Today a clear understanding of domestic violence can be derived from the Convention on the Elimination of the all forms of Violations Against Women (CEDAW) and General Recommendation 19, which explicitly states that it prohibits gender-based violence. General Recommendation 19 addresses violence against women including sexual harassment and emphasizes that discrimination under the CEDAW is not restricted to action by or on behalf of governments. Feminist movements around the world have had a great success in domestic violence lawmaking agenda. This was reiterated by Radhika Coomaraswamy, the first U.N. Special Rapporteur on violence against women, by stating that the violence against women movement is ‘perhaps the greatest success story of international mobilization around a specific human rights issue leading to the articulation of international norms and standards and the formulation of international programmes and policies.”
The multiple faces of domestic violence are sometimes obscured in the name of culture and custom. Although domestic violence is globally prevalent problem, it has special significance in Asia and crimes against women in the name of family honour or notion of male honour crimes, such as dowry deaths highly prevail in India and Bangladesh. Dominant social and cultural norms in Sri Lanka tend to privilege the family unit over a woman’s right to bodily integrity. Indeed, such violence is often seen as a normal part of married life or as a temporary disruption in an otherwise peaceful household. This discourse about violence, is part of a broader discourse around the family where, a good wife is one who listens to and obeys her husband, remains silent in his presence, avoids socialising outside the family and attends to household chores and child care. Violence is to be endured silently and not be disclosed to the public.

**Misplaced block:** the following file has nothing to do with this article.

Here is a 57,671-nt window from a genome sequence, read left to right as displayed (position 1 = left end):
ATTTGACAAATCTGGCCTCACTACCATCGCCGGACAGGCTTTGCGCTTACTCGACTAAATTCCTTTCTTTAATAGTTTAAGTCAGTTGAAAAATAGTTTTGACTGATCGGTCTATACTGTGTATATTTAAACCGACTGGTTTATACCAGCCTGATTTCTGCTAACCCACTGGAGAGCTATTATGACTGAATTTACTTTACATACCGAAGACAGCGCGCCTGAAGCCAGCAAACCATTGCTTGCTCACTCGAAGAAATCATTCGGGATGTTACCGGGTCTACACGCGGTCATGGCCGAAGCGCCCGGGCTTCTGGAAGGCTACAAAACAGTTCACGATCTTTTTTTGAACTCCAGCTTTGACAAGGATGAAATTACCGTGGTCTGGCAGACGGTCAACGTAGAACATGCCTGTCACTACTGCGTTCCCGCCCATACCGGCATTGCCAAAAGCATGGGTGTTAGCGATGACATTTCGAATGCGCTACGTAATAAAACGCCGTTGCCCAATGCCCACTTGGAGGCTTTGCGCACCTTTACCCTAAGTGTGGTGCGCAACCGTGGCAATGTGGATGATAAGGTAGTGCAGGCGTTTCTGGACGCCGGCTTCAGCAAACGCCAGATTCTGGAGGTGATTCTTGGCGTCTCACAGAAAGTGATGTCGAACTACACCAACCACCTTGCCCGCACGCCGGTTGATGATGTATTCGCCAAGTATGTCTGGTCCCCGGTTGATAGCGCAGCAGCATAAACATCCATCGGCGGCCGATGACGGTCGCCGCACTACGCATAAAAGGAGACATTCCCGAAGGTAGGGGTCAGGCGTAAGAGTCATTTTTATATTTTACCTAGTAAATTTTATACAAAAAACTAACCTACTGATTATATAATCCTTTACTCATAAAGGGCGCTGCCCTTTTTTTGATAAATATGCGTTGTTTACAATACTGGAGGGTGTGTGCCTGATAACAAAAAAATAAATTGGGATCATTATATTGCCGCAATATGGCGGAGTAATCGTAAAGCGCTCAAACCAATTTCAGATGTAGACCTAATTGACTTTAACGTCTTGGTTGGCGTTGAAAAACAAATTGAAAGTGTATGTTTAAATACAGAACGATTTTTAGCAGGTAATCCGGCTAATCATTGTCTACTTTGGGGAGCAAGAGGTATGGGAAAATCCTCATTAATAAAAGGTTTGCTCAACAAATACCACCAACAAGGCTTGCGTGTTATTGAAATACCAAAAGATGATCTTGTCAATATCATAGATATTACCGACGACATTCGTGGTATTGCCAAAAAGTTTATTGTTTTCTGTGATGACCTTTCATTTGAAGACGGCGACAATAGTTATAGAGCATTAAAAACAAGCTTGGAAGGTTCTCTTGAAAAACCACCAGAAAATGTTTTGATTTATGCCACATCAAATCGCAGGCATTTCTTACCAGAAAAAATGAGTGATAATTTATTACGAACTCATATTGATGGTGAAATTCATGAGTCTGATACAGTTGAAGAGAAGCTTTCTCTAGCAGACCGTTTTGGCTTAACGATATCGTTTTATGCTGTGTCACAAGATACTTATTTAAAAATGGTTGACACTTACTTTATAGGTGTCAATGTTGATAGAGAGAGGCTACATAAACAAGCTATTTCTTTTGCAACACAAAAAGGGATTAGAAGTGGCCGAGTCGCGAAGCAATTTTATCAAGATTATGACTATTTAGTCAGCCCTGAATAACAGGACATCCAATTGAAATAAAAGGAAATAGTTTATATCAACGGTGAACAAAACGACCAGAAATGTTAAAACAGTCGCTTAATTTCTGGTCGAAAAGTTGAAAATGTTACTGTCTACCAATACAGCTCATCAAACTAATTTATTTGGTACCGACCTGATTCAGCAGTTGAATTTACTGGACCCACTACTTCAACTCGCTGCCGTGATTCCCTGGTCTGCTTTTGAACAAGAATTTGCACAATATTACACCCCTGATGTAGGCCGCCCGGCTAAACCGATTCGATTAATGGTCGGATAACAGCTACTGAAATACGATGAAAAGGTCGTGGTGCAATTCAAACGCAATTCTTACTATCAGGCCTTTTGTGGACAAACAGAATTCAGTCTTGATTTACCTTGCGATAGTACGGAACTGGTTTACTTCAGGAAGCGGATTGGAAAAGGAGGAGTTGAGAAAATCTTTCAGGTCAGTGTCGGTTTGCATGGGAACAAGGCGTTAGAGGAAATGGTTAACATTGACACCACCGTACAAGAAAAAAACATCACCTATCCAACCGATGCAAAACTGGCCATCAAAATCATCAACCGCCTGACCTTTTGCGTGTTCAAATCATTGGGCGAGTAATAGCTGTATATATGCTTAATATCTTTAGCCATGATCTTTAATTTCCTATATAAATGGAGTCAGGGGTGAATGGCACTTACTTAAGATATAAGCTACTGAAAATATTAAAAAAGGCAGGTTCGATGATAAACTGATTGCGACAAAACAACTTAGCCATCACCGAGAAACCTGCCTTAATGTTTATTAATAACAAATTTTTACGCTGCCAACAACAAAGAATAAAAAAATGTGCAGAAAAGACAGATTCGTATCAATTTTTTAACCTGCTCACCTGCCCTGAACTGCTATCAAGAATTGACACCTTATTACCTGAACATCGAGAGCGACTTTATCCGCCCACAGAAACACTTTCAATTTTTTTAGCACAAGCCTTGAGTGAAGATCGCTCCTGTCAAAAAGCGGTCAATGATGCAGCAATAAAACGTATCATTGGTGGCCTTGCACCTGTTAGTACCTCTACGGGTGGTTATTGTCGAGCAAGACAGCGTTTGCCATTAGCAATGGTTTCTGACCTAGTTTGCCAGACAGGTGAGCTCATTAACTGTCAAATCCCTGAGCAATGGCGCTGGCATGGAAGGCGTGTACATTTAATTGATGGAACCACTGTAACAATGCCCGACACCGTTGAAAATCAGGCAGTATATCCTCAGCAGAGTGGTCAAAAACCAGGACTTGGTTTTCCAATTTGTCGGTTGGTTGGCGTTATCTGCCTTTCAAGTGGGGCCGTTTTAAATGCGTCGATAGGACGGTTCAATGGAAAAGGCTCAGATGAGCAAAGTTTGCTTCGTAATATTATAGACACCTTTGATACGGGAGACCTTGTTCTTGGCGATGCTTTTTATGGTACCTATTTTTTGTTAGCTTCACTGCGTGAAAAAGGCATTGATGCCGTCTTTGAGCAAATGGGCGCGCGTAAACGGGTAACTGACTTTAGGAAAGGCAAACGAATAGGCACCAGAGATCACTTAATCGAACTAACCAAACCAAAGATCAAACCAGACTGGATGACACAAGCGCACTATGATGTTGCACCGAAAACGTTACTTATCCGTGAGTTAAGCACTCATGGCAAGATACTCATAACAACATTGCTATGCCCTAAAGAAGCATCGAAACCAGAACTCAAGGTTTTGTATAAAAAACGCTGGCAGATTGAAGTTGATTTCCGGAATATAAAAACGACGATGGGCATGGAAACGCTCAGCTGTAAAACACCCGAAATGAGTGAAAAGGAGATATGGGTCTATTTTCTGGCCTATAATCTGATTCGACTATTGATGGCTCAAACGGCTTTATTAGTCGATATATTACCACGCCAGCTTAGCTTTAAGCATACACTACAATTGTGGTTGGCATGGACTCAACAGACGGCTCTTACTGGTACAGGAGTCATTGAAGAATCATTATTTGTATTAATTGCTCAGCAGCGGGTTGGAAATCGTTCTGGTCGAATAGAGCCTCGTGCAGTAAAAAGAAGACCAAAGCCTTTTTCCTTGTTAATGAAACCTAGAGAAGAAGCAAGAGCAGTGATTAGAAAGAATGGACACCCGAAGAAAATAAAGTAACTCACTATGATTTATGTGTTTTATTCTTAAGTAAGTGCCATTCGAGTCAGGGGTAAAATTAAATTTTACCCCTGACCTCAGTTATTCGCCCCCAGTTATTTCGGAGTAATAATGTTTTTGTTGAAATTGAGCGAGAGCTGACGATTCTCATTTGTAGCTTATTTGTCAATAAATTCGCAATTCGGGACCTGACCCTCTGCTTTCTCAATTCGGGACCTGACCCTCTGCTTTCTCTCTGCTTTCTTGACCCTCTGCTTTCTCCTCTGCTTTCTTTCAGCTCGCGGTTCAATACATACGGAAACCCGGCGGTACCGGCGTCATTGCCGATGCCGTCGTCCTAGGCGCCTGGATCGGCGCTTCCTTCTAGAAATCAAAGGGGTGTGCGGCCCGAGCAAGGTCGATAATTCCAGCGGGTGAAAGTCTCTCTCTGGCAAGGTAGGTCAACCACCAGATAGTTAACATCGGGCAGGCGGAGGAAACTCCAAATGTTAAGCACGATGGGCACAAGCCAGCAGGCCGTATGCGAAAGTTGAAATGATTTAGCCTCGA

The development of legal provisions to combat domestic violence in Sri Lanka can be seen in the Women’s Charter of 1993 and the Prevention of Domestic Violence Act of 2005. When Sri Lanka’s Parliament unanimously passed The Prevention of Domestic Violence Act (PDVA) almost 15 years ago, following a six-year advocacy process by a coalition of women’s NGOs, it was generally recognised as a key milestone in women’s engagement with the law. Prior to its enactment the only “legal’ remedy available for a survivor was to make a police complaint, which was rarely taken seriously.
The Act did not create a new offence, but it did provide for the issue of Protection Orders by a Magistrate’s Court against perpetrators of ‘domestic violence’. Domestic violence is defined in the Act as acts of physical violence, which constitute offences against the body already recognized under the Penal Code, as well as emotional abuse – defined as a pattern of cruel, inhuman, degrading or humiliating conduct of a serious nature directed towards an aggrieved person.